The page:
Between October 2016 and April 2017 we included 18 individuals; 10 of whom were randomized to start with the HSD, and eight to start with the LSD. The mean (SD) age was 29 (5) years, and baseline BP was 118 (8)/73 (5) mmHg. Baseline characteristics are shown in Table 1.
Mean 24-h urinary sodium and creatinine excretion indicated overall compliance to both diets and complete urine sampling. Salt excretion was 15.2 g/day following high-salt intake and 2.3 g/day after low-salt intake (Table 2). An unintended effect of salt intake reduction was decreased 24-h potassium excretion (P = 0.02; Table 2). The difference in weight between diets was 1.8 (0.9) kg (P < 0.0001).
No differences in BP were observed (Table 2), irrespective of diet sequence. We found no differences in microvascular density between diets (Supplemental file S5, http://links.lww.com/HJH/B43). Mean microvascular density following NTG was slightly higher following the LSD, but the difference between diets was NS (P = 0.31, S5, http://links.lww.com/HJH/B43). No period or carry-over effects were detected. Adjustment for plasma hematocrit did not affect these results (data not shown).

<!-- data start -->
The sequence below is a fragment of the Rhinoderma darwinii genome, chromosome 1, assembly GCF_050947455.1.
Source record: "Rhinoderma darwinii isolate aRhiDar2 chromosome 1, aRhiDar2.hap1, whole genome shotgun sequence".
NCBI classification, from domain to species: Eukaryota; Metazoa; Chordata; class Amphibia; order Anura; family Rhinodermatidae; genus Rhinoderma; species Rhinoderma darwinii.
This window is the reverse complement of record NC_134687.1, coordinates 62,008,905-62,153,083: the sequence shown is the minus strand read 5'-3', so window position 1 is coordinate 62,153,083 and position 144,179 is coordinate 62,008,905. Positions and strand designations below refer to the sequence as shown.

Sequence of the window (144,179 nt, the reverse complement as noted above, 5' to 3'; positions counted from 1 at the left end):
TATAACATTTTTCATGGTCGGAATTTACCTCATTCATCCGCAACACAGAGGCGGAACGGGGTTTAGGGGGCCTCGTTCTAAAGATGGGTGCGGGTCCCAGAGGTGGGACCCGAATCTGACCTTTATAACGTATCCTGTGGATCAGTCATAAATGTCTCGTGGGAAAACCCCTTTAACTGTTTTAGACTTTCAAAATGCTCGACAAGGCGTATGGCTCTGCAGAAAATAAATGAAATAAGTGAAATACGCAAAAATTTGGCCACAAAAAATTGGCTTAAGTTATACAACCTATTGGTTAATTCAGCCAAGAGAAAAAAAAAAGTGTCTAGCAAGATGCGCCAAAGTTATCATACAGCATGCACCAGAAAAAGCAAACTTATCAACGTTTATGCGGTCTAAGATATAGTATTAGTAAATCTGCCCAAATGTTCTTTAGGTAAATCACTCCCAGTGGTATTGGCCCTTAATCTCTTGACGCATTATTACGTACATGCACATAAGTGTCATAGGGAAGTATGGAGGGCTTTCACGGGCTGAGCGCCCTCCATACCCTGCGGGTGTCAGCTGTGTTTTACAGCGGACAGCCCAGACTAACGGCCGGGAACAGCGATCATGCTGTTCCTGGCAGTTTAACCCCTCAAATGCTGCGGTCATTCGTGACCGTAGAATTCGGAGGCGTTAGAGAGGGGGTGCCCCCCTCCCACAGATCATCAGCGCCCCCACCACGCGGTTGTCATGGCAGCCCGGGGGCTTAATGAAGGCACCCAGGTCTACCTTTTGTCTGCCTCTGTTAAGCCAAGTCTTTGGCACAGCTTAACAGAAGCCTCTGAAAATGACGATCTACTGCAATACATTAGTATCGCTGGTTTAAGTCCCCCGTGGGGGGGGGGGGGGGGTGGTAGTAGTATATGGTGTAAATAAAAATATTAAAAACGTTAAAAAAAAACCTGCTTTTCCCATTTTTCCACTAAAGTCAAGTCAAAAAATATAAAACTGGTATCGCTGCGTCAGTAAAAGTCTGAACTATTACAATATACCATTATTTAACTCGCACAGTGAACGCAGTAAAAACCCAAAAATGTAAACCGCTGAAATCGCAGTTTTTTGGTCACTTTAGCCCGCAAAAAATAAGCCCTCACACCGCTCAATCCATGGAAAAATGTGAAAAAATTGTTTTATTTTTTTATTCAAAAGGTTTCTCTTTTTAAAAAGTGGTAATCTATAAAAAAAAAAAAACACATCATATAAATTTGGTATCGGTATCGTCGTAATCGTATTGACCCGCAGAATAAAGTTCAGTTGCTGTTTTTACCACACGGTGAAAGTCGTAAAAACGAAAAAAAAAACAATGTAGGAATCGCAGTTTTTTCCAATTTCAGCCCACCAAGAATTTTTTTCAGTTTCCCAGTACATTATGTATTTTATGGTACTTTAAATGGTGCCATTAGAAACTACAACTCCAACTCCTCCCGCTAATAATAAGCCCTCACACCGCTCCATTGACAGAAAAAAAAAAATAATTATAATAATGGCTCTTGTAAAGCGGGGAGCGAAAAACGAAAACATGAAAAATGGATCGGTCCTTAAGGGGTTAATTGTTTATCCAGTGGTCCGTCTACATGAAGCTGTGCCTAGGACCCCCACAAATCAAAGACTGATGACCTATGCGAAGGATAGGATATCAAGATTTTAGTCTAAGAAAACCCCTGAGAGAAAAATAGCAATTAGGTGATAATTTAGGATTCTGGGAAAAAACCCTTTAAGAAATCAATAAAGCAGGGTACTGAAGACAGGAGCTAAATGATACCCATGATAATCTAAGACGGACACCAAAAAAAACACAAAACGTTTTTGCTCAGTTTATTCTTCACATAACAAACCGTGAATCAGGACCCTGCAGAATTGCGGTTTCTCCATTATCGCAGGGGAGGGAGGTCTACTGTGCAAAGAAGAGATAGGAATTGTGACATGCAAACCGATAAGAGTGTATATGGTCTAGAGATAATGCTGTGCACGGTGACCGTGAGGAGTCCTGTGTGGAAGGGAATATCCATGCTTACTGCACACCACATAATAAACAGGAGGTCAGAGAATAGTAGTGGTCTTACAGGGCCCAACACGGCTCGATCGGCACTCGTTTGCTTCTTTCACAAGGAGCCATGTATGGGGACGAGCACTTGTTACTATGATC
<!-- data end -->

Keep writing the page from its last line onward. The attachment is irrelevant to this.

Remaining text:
There was no correlation between the increase in 24 h urine sodium excretion (i.e. salt exposure) and the change in microvascular density before administration of NTG (Fig. 1a and b), but there was a significant correlation between the increase of 24-h urine sodium excretion and the decrease in microvascular density following NTG administration (Fig. 1c and d).